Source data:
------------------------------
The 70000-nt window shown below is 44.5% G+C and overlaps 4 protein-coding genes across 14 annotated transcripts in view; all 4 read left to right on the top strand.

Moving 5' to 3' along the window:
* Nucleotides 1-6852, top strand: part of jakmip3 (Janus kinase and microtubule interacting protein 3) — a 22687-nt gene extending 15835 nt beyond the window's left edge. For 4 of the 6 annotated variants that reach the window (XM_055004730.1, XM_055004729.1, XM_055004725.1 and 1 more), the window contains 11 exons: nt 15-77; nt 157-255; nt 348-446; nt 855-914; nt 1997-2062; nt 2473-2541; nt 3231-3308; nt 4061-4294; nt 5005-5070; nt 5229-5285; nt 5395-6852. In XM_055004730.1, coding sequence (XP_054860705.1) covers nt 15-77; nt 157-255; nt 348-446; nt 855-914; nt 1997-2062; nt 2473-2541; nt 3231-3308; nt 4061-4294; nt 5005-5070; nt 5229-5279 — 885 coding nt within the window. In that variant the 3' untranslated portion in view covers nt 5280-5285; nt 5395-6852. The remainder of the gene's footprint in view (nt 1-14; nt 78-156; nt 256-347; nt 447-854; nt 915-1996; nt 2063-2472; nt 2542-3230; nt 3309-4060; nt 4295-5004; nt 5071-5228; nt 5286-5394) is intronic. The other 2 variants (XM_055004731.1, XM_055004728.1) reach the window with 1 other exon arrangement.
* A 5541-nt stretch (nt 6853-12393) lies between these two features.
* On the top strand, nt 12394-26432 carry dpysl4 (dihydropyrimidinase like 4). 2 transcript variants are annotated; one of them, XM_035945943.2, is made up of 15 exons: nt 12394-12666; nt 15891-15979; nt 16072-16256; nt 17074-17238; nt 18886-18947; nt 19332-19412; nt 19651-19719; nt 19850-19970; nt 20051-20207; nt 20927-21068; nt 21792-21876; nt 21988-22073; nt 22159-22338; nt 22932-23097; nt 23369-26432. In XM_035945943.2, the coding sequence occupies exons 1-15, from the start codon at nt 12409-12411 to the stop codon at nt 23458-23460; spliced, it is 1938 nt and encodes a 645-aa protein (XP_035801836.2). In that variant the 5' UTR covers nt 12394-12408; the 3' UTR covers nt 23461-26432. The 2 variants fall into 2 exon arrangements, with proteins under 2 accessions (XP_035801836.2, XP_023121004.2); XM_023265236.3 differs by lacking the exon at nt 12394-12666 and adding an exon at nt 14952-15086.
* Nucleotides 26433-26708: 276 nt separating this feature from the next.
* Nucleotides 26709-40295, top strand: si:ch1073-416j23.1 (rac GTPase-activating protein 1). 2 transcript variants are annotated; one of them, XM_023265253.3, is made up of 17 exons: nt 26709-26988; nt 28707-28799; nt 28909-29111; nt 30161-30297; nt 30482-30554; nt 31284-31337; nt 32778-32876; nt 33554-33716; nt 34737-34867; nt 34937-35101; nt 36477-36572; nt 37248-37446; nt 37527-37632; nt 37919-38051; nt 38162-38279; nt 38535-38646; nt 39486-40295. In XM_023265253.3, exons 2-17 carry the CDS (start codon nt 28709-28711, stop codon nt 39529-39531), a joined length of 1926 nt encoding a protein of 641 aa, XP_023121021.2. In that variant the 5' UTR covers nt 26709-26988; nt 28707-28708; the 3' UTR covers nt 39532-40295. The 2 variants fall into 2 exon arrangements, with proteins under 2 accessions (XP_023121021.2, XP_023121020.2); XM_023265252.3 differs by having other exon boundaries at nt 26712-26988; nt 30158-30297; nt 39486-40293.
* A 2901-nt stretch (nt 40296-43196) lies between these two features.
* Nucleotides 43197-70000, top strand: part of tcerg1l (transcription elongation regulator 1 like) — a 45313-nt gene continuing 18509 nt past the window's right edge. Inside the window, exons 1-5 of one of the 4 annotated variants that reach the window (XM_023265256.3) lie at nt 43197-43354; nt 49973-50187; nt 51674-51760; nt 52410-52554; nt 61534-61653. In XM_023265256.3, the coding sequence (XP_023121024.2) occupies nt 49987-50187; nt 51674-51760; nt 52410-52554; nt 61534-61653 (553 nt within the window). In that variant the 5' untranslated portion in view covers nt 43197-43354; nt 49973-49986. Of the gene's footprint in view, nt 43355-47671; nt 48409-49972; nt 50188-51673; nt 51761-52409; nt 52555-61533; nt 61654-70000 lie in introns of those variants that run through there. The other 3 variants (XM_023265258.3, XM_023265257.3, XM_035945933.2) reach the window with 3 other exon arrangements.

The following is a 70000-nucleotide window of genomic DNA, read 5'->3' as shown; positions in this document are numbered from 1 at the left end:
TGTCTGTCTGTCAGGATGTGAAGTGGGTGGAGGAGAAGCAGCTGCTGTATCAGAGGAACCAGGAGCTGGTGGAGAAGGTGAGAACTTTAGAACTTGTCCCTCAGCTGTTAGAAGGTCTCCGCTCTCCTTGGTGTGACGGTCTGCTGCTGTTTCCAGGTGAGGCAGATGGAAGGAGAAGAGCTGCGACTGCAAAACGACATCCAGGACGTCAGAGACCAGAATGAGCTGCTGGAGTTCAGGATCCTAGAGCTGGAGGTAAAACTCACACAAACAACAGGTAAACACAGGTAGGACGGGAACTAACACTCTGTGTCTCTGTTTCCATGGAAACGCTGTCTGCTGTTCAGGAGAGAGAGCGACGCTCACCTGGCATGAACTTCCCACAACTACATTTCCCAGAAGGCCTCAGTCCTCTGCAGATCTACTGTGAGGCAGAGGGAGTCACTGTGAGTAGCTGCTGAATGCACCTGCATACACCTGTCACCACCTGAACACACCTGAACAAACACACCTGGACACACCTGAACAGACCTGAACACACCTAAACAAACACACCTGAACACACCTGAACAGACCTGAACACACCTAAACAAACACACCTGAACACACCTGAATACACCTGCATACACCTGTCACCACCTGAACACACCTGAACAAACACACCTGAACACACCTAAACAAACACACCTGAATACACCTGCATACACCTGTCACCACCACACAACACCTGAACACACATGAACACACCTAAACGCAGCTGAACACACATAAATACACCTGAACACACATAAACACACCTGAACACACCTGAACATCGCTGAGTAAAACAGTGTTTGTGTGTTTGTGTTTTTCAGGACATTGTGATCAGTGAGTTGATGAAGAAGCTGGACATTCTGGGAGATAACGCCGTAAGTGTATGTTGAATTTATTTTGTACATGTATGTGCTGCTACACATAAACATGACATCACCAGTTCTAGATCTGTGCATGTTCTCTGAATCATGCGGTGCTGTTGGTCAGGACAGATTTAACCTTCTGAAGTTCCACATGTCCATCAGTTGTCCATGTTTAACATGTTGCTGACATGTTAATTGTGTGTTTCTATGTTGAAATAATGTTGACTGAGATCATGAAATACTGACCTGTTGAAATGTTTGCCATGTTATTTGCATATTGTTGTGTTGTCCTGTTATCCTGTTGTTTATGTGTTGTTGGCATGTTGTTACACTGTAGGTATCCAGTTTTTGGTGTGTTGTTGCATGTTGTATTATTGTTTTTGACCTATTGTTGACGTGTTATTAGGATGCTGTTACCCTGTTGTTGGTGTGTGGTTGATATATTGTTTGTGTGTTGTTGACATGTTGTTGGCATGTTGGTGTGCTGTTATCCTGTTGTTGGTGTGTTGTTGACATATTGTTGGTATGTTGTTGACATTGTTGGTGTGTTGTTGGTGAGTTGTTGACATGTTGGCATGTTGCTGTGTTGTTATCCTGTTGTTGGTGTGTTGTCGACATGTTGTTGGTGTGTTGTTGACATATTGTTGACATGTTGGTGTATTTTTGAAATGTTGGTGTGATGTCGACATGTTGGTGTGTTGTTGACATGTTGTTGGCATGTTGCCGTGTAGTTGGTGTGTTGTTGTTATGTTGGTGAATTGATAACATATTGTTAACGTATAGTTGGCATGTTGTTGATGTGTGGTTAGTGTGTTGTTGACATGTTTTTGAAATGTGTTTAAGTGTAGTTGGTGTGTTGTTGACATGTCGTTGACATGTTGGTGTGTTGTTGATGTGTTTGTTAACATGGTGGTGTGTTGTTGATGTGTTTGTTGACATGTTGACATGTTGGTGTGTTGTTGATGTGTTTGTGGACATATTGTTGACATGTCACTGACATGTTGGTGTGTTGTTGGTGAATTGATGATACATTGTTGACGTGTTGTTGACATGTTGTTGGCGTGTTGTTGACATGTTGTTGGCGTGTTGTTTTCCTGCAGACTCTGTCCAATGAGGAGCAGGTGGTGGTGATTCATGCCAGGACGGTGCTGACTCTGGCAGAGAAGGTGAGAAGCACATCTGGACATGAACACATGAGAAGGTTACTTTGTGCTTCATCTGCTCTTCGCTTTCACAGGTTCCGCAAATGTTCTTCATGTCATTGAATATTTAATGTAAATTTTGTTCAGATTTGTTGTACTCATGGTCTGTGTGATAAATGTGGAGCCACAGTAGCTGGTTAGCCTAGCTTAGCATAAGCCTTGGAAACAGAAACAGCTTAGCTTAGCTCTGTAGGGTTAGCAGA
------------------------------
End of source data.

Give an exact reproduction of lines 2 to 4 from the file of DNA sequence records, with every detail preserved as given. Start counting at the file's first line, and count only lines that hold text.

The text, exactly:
Moving 5' to 3' along the window:
* Nucleotides 1-6852, top strand: part of jakmip3 (Janus kinase and microtubule interacting protein 3) — a 22687-nt gene extending 15835 nt beyond the window's left edge. For 4 of the 6 annotated variants that reach the window (XM_055004730.1, XM_055004729.1, XM_055004725.1 and 1 more), the window contains 11 exons: nt 15-77; nt 157-255; nt 348-446; nt 855-914; nt 1997-2062; nt 2473-2541; nt 3231-3308; nt 4061-4294; nt 5005-5070; nt 5229-5285; nt 5395-6852. In XM_055004730.1, coding sequence (XP_054860705.1) covers nt 15-77; nt 157-255; nt 348-446; nt 855-914; nt 1997-2062; nt 2473-2541; nt 3231-3308; nt 4061-4294; nt 5005-5070; nt 5229-5279 — 885 coding nt within the window. In that variant the 3' untranslated portion in view covers nt 5280-5285; nt 5395-6852. The remainder of the gene's footprint in view (nt 1-14; nt 78-156; nt 256-347; nt 447-854; nt 915-1996; nt 2063-2472; nt 2542-3230; nt 3309-4060; nt 4295-5004; nt 5071-5228; nt 5286-5394) is intronic. The other 2 variants (XM_055004731.1, XM_055004728.1) reach the window with 1 other exon arrangement.
* A 5541-nt stretch (nt 6853-12393) lies between these two features.